Threads like this although are supposed to be tips to empower the tenant will serve no real purpose other than to encourage a lot of tenants to abuse the rules & regs and will serve no real purpose than to irritate a lot of decent landlords.

    I really appreciate this thread because it empowers me now as a recent landlord myself as it shows me all the strategies that tenants use to try and get off paying their rent or get it reduced. It's my property so any tenant lives by my rental terms. If they don't like them then they can move on.

    I am a very fair person but if I get a tenant trying to pull a fast one with me or be a demanding tenant then I won't bother being reasonable anymore. I won't argue or spend any time trying to sort the situation out. I will just serve a notice to vacate and have nothing more to do with them. It works both ways you know!
  • We rented our flat over a year ago when there weren't so many flats spare in Liverpool and demand was higher, we successfully negotiated the rent down from £750 per month to £675 for a penthouse flat over looking albert docks, plus we got them to fully furnish it. The only landlord condition was that we sgn a contract lockingus in for 9 months, we could have go the rent cheaper if we'd signed a longer contract I reckon!

    But anyway, if you dont ask you dont get, and if we managed to do it when there was more demand, it shouldnt be too hard to do it now. It's also easier to reduce the rent if you either deal directly with the landlord or a less popular letting agency (our primarily deals with commercial premesis so they're used to haggling and also not many people would check them out for a domestic property.).

    My only other tip is make sure you're dealing with someone who has the authority to reduce the price, and make sure they actually call the landlord if it's a letting agency, some just say no automatically because they get more bonus if they let properties for higher.

    But in Lverpool now, I think you should never pay the list price!
    Money burns a hole in my pocket, but I'm trying to be good!!
    :confused: :grouphug: :A
  • So your complaints against your landlord have nothing to do with them being genuine but more as an excuse to get the rent reduced!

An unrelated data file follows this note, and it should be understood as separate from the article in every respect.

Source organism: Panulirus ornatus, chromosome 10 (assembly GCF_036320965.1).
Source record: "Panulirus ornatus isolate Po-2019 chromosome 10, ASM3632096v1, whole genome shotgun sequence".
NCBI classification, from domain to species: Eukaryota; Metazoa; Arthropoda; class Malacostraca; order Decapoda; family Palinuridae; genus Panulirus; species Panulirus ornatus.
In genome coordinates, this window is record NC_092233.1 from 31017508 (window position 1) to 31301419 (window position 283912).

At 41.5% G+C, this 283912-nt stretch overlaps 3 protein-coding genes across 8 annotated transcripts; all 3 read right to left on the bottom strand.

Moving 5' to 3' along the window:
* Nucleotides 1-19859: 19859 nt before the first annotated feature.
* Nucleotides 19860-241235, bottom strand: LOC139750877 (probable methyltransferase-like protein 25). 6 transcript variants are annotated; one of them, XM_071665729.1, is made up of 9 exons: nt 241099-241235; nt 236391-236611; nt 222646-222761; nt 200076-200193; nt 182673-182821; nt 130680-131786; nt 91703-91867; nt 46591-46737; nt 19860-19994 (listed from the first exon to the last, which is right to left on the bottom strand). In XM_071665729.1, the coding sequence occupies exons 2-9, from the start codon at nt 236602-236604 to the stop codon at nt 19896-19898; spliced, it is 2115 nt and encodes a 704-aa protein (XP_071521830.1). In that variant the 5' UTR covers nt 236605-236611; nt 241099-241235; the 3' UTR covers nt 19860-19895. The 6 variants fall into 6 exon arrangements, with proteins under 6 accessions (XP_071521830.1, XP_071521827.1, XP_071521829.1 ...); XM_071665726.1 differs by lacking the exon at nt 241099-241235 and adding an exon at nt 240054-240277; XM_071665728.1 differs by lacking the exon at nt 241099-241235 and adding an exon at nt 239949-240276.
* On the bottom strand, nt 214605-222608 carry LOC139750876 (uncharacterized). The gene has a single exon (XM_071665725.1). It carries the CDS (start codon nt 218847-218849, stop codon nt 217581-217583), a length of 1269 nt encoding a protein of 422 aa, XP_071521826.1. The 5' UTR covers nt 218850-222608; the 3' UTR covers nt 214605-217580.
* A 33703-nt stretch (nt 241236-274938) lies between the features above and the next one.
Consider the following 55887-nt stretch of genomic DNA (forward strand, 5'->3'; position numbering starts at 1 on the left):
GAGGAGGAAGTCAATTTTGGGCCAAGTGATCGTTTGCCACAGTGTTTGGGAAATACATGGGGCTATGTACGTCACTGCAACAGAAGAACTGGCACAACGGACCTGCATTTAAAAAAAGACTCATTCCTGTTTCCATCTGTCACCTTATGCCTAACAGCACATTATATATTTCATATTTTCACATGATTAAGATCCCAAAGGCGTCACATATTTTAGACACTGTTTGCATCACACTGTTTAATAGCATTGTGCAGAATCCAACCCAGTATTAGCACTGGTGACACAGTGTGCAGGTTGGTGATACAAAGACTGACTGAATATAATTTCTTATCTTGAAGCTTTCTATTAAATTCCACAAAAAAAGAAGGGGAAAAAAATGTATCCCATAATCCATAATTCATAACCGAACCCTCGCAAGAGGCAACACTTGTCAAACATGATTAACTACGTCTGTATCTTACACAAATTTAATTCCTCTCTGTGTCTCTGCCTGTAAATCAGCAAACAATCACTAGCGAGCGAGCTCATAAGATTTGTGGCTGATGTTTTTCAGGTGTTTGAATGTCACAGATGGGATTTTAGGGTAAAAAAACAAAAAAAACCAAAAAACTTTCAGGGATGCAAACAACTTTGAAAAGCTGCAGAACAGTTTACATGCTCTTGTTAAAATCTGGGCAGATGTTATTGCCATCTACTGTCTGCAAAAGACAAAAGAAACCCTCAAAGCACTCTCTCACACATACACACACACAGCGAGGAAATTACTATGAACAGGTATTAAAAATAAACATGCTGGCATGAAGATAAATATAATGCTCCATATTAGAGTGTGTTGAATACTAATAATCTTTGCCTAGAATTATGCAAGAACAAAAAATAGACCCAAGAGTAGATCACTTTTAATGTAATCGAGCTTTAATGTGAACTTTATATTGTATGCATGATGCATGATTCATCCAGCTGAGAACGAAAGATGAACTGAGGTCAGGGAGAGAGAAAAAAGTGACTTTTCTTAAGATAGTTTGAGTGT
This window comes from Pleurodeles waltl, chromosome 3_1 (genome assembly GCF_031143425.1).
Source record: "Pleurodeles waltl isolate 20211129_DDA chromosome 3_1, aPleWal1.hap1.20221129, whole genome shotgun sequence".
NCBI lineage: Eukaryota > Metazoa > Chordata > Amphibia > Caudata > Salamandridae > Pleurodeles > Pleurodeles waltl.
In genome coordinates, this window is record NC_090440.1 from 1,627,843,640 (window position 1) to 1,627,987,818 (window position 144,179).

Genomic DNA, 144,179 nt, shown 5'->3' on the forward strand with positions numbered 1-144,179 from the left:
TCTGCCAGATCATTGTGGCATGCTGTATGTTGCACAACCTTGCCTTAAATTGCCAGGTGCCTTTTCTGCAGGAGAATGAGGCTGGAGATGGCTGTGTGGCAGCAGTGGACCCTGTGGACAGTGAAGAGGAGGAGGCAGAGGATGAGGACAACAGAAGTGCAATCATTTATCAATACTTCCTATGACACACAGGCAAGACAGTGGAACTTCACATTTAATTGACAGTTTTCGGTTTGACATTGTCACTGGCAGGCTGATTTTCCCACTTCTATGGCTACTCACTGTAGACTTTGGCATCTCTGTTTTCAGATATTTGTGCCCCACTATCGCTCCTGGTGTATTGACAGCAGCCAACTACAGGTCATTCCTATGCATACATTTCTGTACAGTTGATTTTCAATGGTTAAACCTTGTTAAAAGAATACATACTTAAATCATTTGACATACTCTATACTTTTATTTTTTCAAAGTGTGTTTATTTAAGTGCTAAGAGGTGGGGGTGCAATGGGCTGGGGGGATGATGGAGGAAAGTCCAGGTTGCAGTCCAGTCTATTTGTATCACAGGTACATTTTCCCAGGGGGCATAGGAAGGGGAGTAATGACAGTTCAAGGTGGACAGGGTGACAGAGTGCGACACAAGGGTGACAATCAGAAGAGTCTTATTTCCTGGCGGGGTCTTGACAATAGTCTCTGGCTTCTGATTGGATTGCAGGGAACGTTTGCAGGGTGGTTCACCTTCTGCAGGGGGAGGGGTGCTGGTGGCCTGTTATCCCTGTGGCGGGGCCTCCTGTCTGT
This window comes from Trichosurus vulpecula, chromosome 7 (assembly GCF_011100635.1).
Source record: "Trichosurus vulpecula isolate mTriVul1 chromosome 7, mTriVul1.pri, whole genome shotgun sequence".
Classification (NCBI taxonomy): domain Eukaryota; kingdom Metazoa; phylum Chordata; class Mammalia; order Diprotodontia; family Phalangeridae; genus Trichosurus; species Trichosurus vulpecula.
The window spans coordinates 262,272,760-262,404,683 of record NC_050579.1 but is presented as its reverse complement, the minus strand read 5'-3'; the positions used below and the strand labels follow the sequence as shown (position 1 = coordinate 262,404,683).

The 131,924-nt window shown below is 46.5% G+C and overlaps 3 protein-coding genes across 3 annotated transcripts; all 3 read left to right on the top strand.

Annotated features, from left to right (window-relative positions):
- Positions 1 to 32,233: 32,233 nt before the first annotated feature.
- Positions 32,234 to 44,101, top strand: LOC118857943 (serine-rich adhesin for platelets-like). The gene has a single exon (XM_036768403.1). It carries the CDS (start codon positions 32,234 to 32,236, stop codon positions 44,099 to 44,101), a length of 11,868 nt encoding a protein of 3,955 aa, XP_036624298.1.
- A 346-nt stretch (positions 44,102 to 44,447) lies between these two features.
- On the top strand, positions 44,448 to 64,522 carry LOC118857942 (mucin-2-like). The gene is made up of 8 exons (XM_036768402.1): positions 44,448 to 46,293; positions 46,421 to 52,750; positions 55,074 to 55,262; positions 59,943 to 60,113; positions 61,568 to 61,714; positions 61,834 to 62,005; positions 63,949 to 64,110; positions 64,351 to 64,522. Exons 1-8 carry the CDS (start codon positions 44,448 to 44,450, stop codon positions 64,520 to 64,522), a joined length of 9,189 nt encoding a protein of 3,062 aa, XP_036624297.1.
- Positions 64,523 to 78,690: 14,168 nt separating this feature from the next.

Threads like this although are supposed to be tips to empower the tenant will serve no real purpose other than to encourage a lot of tenants to abuse the rules & regs and will serve no real purpose than to irritate a lot of landlords.

    I really appreciate this thread because it empowers me now as a recent landlord myself as it shows me all the strategies that tenants use to try and get off paying their rent or get it reduced. It's my property so any tenant lives by my rental terms. If they don't like them then they can move on.

    I am a very fair person but if I get a tenant trying to pull a fast one with me or be a demanding tenant then I won't bother being reasonable anymore. I won't argue or spend any time trying to sort the situation out. I will just serve a notice to vacate and have nothing more to do with them. It works both ways you know!

    Im sorry but they are genuine - it is the legal responsibility of the landlord to make sure that the boiler is fully maintained and serviced and also according to my contract that the bushes are kept in order...im not throwing away £700 per month for the fun of it and so any minor issues should be resolved! Do you not think that perhaps the reason I have been in the same property for so long is because I am a good tenant!
  • madkitty wrote: »
    any thoughts on negotiating with an existing landlord - I have been in my house for 4 years now and 18 months of those with a new landlord and would be interested to see if I could knock a bit off of what I am paying but Im not too sure how to go about it. She is pretty useless anyway as she has never had the boiler serviced since she has taken over and I have asked a number of times for a huge pyracanthus to be cut back near the garage but to no avail!